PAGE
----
Only oxygen, CO, and methanol are used in the direct carbonylation of methanol on gold. The potential advantages of the oxygen-assisted gold-catalyzed synthesis are that (1) it proceeds at low temperatures for a wide range of selective bond scission processes (Xu, B.; Zhou, L.; Madix, R. J.; Friend, C. M. Angew. Chem., Int. Ed. 2009, 49, 394; Xu, B.; Liu, X.; Haubrich, J.; Madix, R. J.; Friend, C. M. Angew. Chem., Int. Ed. 2009, 48, 4206; Xu, B.; Liu, X.; Haubrich, J.; Friend, C. M. Nat. Chem. 2009, 2, 61; Su, F. Z.; Liu, Y. M.; Wang, L. C.; Cao, Y.; He, H. Y.; Fan, K. N. Angew. Chem., Int. Ed. 2008, 47, 334; Klitgaard, S. K.; DeLa Riva, A.T.; Helveg, S.; Werchmeister, R. M.; Christensen, C. H. Catal. Lett. 2008, 126, 213; Lambert, R. M.; Williams, F. J.; Cropley, R. L.; Palermo, A. J. Mol. Catal. A: Chem. 2005, 228, 27; Hayashi, T.; Tanaka, K.; Haruta, M. J. Catal. 1998, 178, 566; Haruta, M.; Yamada, N.; Kobayashi, T.; Iijima, S. J. Catal. 1989,115, 301), (2) is tolerant to the presence of water, and (3) is potentially very selective. We show here that gold is, in fact, extremely active for production of dimethyl carbonate as well as other coupled organic carbonates when activated by atomic oxygen.
Metallic gold is the preferred pure metal catalyst. A suitable gold alloy is gold-silver, for example as described in U.S. Pat. No. 4,219,509, the contents of which are incorporated herein by reference in their entirety. The metallic gold or gold alloy may be used in bulk form, such as granules or a gauze, or it may be carried on an inert supporting material. A wide variety of supports for gold catalysts, and methods for depositing metallic gold thereon, are known in the art. (See for example Tsubota et al., Preparation of Catalysts V, 1991, Elsevier Science Publishers B. V., Amsterdam, p. 695; H. F. Rase, Handbook of Commercial Catalysts: Heterogeneous Catalysts, 2000, CRC Press, p. 283; G. C. Bond, C. Louis, and D. T. Thompson, Catalysis by Gold, Imperial College Press, London, 2006.)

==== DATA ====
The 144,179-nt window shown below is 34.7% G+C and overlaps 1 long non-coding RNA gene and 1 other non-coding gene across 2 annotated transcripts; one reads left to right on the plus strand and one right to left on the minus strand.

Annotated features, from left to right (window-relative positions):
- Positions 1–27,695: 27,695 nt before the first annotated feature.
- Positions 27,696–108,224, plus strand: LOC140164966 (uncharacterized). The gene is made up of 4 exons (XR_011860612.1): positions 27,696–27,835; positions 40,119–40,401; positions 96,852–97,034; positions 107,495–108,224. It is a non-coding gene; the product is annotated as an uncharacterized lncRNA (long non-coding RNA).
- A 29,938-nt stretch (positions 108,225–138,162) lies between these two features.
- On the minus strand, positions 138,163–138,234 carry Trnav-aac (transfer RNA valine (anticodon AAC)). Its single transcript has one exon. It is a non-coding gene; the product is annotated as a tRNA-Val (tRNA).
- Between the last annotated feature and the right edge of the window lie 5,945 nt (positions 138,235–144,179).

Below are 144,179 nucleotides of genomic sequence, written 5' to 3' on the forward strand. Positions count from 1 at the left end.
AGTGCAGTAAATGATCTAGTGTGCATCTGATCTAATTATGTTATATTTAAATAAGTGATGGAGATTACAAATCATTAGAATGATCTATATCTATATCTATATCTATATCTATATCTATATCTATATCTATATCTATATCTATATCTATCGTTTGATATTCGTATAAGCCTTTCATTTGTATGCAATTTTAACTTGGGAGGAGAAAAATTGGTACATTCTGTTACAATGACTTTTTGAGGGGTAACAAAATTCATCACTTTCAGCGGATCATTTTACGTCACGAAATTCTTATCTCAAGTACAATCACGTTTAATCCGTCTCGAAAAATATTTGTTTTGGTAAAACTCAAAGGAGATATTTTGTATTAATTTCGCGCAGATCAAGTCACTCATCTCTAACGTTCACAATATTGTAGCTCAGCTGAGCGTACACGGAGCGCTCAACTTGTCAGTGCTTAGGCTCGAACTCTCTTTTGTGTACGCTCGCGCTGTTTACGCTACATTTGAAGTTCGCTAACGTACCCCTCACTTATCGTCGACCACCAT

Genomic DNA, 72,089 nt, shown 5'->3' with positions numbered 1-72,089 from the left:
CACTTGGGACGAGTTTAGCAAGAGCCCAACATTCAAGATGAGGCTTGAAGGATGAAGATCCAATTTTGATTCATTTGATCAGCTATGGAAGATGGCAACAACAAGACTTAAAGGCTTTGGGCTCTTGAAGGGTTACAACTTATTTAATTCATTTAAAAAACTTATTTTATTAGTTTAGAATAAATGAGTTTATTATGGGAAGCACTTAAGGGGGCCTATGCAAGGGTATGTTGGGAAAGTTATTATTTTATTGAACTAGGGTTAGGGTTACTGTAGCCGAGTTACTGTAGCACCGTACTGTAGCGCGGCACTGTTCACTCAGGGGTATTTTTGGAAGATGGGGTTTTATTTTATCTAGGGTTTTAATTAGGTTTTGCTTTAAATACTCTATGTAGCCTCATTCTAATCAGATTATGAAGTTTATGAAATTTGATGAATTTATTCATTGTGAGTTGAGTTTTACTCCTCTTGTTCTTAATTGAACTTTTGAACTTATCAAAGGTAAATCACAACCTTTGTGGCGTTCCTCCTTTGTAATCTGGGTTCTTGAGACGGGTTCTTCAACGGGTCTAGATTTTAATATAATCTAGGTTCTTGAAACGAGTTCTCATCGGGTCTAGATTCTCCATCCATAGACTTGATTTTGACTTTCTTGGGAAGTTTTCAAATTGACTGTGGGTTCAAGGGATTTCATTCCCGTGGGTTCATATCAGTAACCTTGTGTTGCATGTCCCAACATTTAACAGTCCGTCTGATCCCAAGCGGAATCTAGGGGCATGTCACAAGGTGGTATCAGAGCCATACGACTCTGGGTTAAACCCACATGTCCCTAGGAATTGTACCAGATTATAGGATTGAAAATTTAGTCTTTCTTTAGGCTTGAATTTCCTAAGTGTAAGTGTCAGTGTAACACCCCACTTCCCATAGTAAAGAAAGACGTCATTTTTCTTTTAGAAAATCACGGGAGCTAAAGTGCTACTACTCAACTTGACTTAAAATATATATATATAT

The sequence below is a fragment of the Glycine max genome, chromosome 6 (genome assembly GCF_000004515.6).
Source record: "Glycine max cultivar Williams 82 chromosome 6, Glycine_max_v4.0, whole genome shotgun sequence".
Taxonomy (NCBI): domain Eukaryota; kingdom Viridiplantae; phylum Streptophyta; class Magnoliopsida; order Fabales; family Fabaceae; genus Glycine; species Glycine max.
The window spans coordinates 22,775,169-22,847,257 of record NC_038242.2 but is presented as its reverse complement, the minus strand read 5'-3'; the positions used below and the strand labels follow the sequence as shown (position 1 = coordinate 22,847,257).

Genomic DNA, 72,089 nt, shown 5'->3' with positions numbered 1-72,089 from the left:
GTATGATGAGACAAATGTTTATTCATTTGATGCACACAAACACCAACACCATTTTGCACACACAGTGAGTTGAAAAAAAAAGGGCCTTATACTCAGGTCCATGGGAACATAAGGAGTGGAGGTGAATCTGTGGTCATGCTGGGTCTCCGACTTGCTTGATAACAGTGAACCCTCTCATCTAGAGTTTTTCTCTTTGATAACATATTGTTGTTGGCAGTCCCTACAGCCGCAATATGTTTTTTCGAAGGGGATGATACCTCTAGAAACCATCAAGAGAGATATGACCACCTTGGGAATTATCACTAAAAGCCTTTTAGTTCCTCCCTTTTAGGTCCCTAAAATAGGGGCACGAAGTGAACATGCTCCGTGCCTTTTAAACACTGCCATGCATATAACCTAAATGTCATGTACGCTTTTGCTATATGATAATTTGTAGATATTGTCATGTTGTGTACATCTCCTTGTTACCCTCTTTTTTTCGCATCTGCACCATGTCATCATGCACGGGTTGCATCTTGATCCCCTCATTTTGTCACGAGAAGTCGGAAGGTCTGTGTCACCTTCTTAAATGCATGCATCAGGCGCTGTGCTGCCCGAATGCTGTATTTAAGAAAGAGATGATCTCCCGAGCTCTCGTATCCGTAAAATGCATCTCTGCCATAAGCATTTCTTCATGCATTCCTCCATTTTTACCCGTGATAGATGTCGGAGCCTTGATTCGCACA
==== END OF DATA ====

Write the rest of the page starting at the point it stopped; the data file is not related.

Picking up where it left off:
Suitable supports include but are not limited to carbon, ceramics, and other refractory materials, such as alumina, silica, titania, ceria, and other metal oxides, metal hydroxides and salts, and combinations thereof. Supported gold catalysts are preferably in the form of fine particles, more preferably ultrafine particles on the order of 10-10,000 nm diameter. Methods for deposition of gold on the surface of oxide and hydroxide supports are described by Haruta et al. in U.S. Pat. Nos. 4,839,327 and 5,623,090, and by Clark et al. in U.S. Pat. No. 5,965,754, the contents of which are incorporated herein by reference for the teaching of methods of catalyst preparation. Vapor-phase deposition methods for preparation of ultrafine gold particles are described by L. Brey et al. in U.S. Pat. No. 7,727,931, the contents of which are incorporated herein in their entirety. Metallic supports in various forms (e.g., foils, foams, wools, and wires in various woven and non-woven forms), plated with gold or a gold alloy, may also be employed.